What does being a Bosniak mean for a non-religious person?


I did search google, and it said that Bosniaks are primarily Muslim. I was wondering if you could consider yourself Bosniak but not practise Islam, or any religion really.

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I think they prefer “Bosnian”

Bosnia is a country. It’s like calling yourself Italian. Most Italians are Roman Catholic but that is not a requirement, same with Bosnians and Islam. And only like 50% of Bosnians are Muslim.

Source: I am Croatian

Bosniak is a relatively recent term signifying people from Bosnia who identify as Muslim. This area was traditionally predominantly populated by Catholic and Orthodox Christians, primarily Serbs and Croats worth natural crossover from people’s from neighboring regions.

This region had been in parts under occupation by the Romans, Austria-Hungarians and many others over the centuries, but most of the Balkans had been occupied by Ottoman invaders for some 500 years. One popular story I’ve come across (only verification I can offer on authenticity is that I’ve come across this story in multiple unrelated sources, but they could have just as easily been the source for one another) goes that the ruling Ottomans offered an incentive of anyone who converted to Islam not having to pay certain (or any) taxes. Once a significant enough portion converted they abolished that law but the religion stuck for generations.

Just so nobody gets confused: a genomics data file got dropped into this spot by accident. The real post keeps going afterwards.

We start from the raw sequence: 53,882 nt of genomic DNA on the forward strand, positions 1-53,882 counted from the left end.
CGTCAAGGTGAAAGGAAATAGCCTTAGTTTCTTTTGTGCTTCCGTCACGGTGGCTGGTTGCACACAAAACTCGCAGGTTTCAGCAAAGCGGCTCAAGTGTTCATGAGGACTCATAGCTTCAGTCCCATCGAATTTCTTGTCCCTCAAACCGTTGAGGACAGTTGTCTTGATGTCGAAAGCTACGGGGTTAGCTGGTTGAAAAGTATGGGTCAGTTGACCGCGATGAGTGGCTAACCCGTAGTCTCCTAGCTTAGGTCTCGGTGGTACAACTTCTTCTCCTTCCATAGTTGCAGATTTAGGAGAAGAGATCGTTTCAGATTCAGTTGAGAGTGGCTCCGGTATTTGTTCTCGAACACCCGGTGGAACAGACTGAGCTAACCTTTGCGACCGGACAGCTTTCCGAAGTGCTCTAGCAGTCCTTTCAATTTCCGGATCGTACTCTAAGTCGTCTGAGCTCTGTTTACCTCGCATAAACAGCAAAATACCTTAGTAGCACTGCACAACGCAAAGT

After the fall of the Ottoman empire it’s been a bit of a mixed bag of religions in the region which has caused some tensions and the Muslim population coined the phrase Bosniak to identify themselves from the Croats and Serbs in the region, though in reality on a genetic level they are apparently the same people and even understand one another as much as say an American, a Brit and an Australian.

From the people I’ve talked to in the region there are tensions but there is definitely a lot of crossover in terms of intermarrying etc. Some people apparently don’t care in the least and coexist as if nothing separates them. Take all of this with a grain of salt, but that’s the gist of it from all the research I’ve done. It’s a fascinating region and mix of cultures to study.